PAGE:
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Six Reasons to Love Autumn Walks

We have waved goodbye to August, and September is passing before our eyes. For those sun worshippers amongst you, it’s easy to become sad as you mourn the passing of the long, lazy days of summer. But please don’t despair, autumn has lots to offer and it’s a season to be loved and embraced. Here we celebrate ‘Six Reasons to Love Autumn Walks’.


Reason 1: A Colour Fiesta

autumnleafcolourAsk anyone to name something associated with autumn and their first answer will almost always be the changing colour of trees. Autumn sets tree leaves ablaze with vivid colours; red, yellow, pink, orange, gold and copper, creating one of the most impressive natural displays of the whole year. Visit any deciduous woodland, from a formal arboretum to a local deciduous copse, to enjoy a colourful wonderland that will brighten any autumn day. And once the leaves have begun to fall, there’s a great opportunity for kids and big kids alike to indulge in some jumping, dancing and kicking around on the crunchy forest floor.

Reason 2: Cooler Days Means Longer Walks

The height of summer may be good for lounging around, but it’s impossible to walk very far in 30 degree heat. Children and dogs can overheat in the full sun, you need to smother yourself in sun cream and after just a few miles the heat begins to make you flag. Bring on autumn I say! The cooler days mean you can pick up the pace and take the challenge of a slightly longer iFootpath walk. Wait for a clear dry day to climb to the top of ridge or hill and take in the magnificent colour of autumn views.

Reason 3: Real Fires and Hot Chocolate

hotChocolateMarshmallowWhen you’ve been out walking in the colder weather, there’s nothing better than some lovely home (or pub!) comforts. It’s time to warm yourself in front of a real fire, defrosting your toes and sinking into a comfortable sofa. And there’s no better excuse to indulge in some comfort food...after all, that cold weather makes you burn more calories as you walk. Treat yourself to a bowl of hot creamy soup or an indulgent hot chocolate topped with marshmallows. Simply select an iFootpath pub walk and indulge your autumn cravings.

Reason 4:  Have Fun with Fashion

Time to put away your shorts, t-shirts and sandals (they’re not very practical through nettles and over rocks anyway!) and unleash your seasonal fashion diva. Autumn and winter mean you will need extra layers to keep you at the right temperature as you walk...and that means lots of opportunity to express your personality. Shivering is never in style. Bundle up beautifully and ward off the chill with faux fur hoods, pom poms, faux shearling coat linings, stylish wool hats, elaborate knits, colourful gloves and jaunty scarves...your imagination is the only limit.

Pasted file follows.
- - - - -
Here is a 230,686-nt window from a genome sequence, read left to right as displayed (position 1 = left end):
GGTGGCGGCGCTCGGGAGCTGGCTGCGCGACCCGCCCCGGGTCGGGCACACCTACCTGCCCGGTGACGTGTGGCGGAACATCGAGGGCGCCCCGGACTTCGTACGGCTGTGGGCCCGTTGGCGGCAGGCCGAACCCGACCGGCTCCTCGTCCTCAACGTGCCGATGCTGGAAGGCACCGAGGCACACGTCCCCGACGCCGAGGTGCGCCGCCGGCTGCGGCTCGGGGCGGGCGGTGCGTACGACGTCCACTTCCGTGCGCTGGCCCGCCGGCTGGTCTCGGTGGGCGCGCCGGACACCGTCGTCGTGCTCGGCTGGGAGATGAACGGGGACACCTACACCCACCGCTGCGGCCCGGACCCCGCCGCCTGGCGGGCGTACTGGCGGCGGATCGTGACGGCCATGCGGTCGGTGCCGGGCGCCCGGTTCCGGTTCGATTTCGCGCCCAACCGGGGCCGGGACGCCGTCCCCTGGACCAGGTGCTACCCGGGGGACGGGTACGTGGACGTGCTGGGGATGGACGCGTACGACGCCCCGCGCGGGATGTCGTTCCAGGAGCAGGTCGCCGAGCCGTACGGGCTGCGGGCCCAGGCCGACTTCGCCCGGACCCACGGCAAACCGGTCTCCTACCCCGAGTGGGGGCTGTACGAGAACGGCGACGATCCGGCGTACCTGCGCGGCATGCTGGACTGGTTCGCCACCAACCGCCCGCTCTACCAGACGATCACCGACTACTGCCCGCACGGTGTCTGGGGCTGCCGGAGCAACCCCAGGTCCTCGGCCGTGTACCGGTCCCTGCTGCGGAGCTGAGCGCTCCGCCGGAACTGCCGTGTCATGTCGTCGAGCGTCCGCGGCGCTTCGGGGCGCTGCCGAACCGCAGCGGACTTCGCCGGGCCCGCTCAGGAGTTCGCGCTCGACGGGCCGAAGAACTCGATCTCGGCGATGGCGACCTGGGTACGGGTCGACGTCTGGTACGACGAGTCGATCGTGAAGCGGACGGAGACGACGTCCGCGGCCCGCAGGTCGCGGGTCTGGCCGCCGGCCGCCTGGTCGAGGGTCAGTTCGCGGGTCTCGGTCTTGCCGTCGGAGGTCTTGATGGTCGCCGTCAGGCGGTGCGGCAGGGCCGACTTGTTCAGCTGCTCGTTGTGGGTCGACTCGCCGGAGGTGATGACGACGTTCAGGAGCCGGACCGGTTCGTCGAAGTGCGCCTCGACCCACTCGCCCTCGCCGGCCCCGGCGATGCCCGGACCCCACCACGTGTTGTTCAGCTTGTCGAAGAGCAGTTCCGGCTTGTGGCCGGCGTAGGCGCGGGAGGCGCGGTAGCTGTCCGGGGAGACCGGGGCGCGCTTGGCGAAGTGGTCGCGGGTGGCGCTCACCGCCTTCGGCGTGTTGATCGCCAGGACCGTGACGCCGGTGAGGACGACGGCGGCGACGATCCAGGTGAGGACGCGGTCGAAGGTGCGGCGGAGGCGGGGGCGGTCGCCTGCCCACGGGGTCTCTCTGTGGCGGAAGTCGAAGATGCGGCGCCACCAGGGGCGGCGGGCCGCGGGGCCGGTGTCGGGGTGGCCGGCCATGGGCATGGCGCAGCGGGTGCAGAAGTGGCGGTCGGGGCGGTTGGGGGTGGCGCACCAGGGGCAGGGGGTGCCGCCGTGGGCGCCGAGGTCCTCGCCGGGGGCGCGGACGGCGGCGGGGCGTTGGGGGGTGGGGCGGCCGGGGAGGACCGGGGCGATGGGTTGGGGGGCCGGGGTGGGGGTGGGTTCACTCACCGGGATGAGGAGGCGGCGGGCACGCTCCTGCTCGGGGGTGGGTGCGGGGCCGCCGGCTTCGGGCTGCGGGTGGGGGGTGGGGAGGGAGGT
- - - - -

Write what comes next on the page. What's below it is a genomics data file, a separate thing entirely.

Reason 5: Wildlife Wonders

You might think that autumn is the time when our animals are beginning to slow down for the winter, or even to migrate to warmer climes. But that couldn’t be further from the truth. Tens of millions of birds are arriving from places such as Scandinavia and the arctic, where winters are far harsher than ours. Look out for colourful thrushes like fieldfares and redwings, as well as geese and swans. Our starling population numbers are bolstered by migrants fleeing the extreme cold of eastern Europe and some of the most magnificent wildlife wonders of autumn come in the form of starling murmerations. Near dusk, thousands of starlings take flight together, forming hypnotic dark clouds that rise, wheel and turn in perfect unison. Hotspots for these displays include the Somerset Levels, the RSPB sites at Saltholme, Malltraeth and Fen Drayton Lakes plus Brighton and Blackpool Piers.

deerrutThe annual deer rut is also iconic of autumn. Stags perform awe inspiring, violent contests competing for the right to father the next generation. Woodlands, parks and country estates are good places to catch a glimpse of these majestic battles but be sure to watch from a safe distance.